The falls are found in Mukono between the Kyagwe and Bugerere parishes. The waterfalls are an important cultural and spiritual site for the Baganda people and especially die-hard royalists. All Kings of Buganda have visited the Sezibwa falls to seek for blessings from their ancestors. Apart from the royals, hundreds of people come to a shrine on top of the falls to seek the blessings and favor from the gods. The falls are visited by many tourists who leave impressed by the beautiful scenery surrounding the place. One can enjoy rock climbing, primates viewing, birding, picnics or camping around the beautiful gardens of the falls.
The Mubende District is where you can find this tree. It is one of Uganda’s largest trees and is thought to be older than 400 years. According to legend, the wife of a specific Nduhura named Nakayima planted the tree. As they battled with the difficulties of life, people would travel to the tree to ask their gods for blessings and favor. Even now, people still go to the tree to ask for blessings. On their way to Kibale National Park, tourists can stop at this traditional site. The major activity is taking a stroll through the neighborhood or ascending the hill to the main shrine. Many people who have come to the location in search of blessings for their families and children might be expected to be encountered there. To sacrifice animals to the tree, people also bring some local beer.
Katereke Prison Ditch: This ditch serves as a continual reminder of some of Buganda’s Kings’ atrocities. In the face of criticism from his siblings, Kabaka Kalema made the unimaginable decision. He kidnapped all 30 of his siblings, including his brothers and sisters, and had them all starved to death in a ditch. The Katereke Prison Ditch serves as a reminder of both the brutality of Kabaka Kalema and this trying period in the history of the Buganda Kingdom. The place draws a lot of people from throughout the world despite its association with the violence of the paranoid king.
The Coronation Site in Buddo (Naggalabi): This location is roughly sixteen kilometers outside of Kampala city in Busiro Country on Buddo Hill. The Kings of Buganda are crowned from Naggalabi through a number of rites and preparations. Some people think that this is where the Buganda kingdom was founded around the beginning of the 14th century. Visitors to this site of the coronation can walk on the exact spot and path that the current and previous kings of Buganda have used. Other holy places in the vicinity are also open to visitors.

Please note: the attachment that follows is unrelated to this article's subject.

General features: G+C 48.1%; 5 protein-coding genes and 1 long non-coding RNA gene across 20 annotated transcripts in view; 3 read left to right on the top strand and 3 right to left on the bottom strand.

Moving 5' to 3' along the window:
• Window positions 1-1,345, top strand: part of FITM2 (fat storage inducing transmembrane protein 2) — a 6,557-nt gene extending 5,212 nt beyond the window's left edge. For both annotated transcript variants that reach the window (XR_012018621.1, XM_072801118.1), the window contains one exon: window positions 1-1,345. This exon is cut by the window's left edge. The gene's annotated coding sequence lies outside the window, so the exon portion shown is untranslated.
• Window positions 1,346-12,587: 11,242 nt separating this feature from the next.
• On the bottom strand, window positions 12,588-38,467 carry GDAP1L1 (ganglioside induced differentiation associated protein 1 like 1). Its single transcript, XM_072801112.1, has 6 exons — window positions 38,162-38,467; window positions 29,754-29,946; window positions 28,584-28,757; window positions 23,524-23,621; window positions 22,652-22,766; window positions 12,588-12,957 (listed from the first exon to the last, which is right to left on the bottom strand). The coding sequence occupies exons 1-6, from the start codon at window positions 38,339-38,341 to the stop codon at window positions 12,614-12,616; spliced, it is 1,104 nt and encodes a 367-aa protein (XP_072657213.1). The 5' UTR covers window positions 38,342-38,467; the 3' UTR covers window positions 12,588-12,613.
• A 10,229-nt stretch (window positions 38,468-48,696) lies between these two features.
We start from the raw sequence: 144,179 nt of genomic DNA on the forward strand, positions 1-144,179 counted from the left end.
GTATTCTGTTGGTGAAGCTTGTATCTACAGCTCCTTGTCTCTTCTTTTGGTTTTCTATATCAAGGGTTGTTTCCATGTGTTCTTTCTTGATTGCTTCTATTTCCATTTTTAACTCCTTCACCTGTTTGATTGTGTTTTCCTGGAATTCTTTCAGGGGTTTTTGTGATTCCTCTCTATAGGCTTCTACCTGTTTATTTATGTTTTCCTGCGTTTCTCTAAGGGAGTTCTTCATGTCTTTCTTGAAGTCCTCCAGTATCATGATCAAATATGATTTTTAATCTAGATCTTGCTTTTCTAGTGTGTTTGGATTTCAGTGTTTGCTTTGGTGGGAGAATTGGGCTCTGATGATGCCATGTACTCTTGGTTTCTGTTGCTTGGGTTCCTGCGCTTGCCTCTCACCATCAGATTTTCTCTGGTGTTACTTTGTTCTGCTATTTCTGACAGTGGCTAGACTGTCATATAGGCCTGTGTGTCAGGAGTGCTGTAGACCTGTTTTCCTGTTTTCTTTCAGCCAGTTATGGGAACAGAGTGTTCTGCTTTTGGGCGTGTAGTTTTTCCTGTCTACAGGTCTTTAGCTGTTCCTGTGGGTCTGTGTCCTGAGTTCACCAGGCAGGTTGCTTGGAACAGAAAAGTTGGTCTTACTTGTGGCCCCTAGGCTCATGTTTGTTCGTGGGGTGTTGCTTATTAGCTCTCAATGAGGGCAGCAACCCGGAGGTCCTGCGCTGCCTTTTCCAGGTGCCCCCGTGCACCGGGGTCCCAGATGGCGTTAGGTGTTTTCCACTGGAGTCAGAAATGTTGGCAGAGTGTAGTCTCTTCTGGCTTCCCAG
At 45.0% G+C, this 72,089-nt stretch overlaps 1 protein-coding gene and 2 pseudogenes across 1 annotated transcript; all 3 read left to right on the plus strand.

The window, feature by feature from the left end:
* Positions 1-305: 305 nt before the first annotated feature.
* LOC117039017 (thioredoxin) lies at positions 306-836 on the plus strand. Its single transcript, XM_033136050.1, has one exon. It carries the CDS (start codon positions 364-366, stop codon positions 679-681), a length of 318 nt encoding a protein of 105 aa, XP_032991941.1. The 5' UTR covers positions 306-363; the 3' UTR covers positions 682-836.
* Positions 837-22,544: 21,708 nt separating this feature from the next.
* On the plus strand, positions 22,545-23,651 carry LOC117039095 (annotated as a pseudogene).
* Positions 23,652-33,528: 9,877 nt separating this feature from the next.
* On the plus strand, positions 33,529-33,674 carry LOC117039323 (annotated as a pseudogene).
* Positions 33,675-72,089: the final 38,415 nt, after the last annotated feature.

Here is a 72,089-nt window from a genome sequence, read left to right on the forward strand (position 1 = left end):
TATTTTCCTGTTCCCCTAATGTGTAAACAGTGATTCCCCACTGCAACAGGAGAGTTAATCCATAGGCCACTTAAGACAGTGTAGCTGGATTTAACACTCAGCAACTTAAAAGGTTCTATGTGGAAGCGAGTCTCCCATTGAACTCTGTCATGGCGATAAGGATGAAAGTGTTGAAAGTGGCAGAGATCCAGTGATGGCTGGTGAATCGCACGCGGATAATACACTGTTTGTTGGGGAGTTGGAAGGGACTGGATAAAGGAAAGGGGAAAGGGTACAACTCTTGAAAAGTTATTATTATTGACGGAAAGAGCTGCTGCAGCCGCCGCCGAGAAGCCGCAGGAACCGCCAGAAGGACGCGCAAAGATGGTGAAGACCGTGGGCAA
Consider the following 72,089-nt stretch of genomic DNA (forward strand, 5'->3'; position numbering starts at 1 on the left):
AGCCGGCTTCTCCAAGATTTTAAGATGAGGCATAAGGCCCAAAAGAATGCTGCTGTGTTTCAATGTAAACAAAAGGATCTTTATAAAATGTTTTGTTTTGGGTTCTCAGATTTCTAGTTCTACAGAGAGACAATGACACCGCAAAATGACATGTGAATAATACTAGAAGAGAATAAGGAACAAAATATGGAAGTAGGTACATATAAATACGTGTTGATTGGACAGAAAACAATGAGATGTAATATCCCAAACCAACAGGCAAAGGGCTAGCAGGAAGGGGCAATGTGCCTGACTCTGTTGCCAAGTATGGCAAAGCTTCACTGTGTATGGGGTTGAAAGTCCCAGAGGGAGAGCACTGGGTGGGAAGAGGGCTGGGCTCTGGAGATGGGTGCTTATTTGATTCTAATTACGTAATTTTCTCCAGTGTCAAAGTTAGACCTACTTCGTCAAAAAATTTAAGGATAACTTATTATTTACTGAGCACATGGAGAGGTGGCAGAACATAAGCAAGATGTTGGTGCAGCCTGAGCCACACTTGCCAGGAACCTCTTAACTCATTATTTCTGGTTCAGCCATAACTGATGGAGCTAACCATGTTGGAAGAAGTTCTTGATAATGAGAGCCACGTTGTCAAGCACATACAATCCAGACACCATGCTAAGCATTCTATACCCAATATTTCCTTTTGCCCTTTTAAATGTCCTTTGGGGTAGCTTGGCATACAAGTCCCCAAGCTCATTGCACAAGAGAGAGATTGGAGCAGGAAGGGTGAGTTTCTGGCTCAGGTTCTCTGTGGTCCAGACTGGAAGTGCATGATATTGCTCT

Itaaba Kyabanyoro: This location was discovered not far from Mbarara town. As the location where the last emperor (also known as Wamala) of the Bachwezi kingdom constructed the sacred royal drum known as the “Bagyendanwa,” the location is significant in the history of the Ankole Kingdom. One of the renowned cultural icons of the Ankole kingdom, the drum still remains today. To get to this location, take the Mbarara to Kabale road and exit at Kinoni Rwampara.
Nyero Rock Paintings: You must travel east of Uganda to witness the Nyero Rock artwork. The paintings are situated along Ngora road, eight kilometers from Kumi town. People who lived in the region during the Iron Age left behind the magnificent paintings. Canoes and animals that formerly inhabited the area are among the motifs shown in the paintings.
Kanyange and Nnamasole Baagalayaze Tombs: The mother of Kabaka Suuna II was interred at the Wamala tombs, where these tombs still house her remains. She went by the name Nnamasole Kanyange. The Wamala tombs are just a short distance away from the tombs, which are situated on a hill along the Kampala to Bombo route. The Nnamasole Tombs also house the remains of the mothers of other Kabakas. Similar to other royal graves, celebrations with rituals are frequently carried out by traditionalists. At the tombs, a mystical drum is placed that is said to call the ghost of King Suuna. II.
The Wamala Tombs: In addition to the Kasubi tombs, Buganda also contains other graves for its previous monarchs. The remains of Kabaka Suuna 11 are kept at the Wamala tombs. As the first Kabaka (King) to permit foreign merchants into Buganda, Kabaka Suuna is remembered. 218 children were born to him and his over 150 spouses. On top of a hill in a lovely setting, the Wamala tombs are situated.
Igongo Cultural Centre: Along the road leading to Kampala, in the Mbarara District, sits this privately owned cultural center. On the grounds of the former royal residence of the King of Ankole, the Center was erected. In order to advance the cultures of the people of Uganda and all of Africa, Mr. Tumusiime founded this center. The Igongo Cultural Centre is the best site to learn about and experience Western Ugandan culture. The Center was constructed to a high standard and features lovely gardens and vistas. There is a museum, restaurant, and lovely gift store at the Center. In Western Uganda, you may also get regional dictionaries and books about Uganda and the nearby tribes. Tourists traveling to Queen Elizabeth National Park frequently pause in Igongo.
Ndere Troupe Cultural Center: This facility is located in the Kampala suburb of Ntinda. The term “endere” in Kiganda, which describes a flute, is whence Ndere gets its name. The Ndere Troupe Cultural Center is conceivably the best location to learn about Ugandan culture as a whole. Here, visitors can take in traditional performances by tribes from all over Uganda. You can request traditional dishes from practically every region of Uganda in addition to learning about their cultures. There are many tourists who come to the Ndere Troupe Cultural Center. If you are visiting Kampala or the country as part of a larger cultural tour, this is the place to be. They have respectable lodging options at reasonable prices, so you don’t have to worry about that.
The only other temple of its kind in Africa is the Baha’i Temple in Uganda. Tourists from abroad and the local community both enjoy it very much. The striking temple is located in Kikaya Hill (Kampala) on a 30-hectare parcel of land. It offers lovely gardens that are great for unwinding and practicing meditation. The Baha’i Temple is accessible to people of all faiths. The temple’s windows may filter sunlight, making it a distinctive piece of architecture. Visit this temple to learn about the Baha’i faith, to pray, or just to unwind while taking in the breathtaking views of Kampala.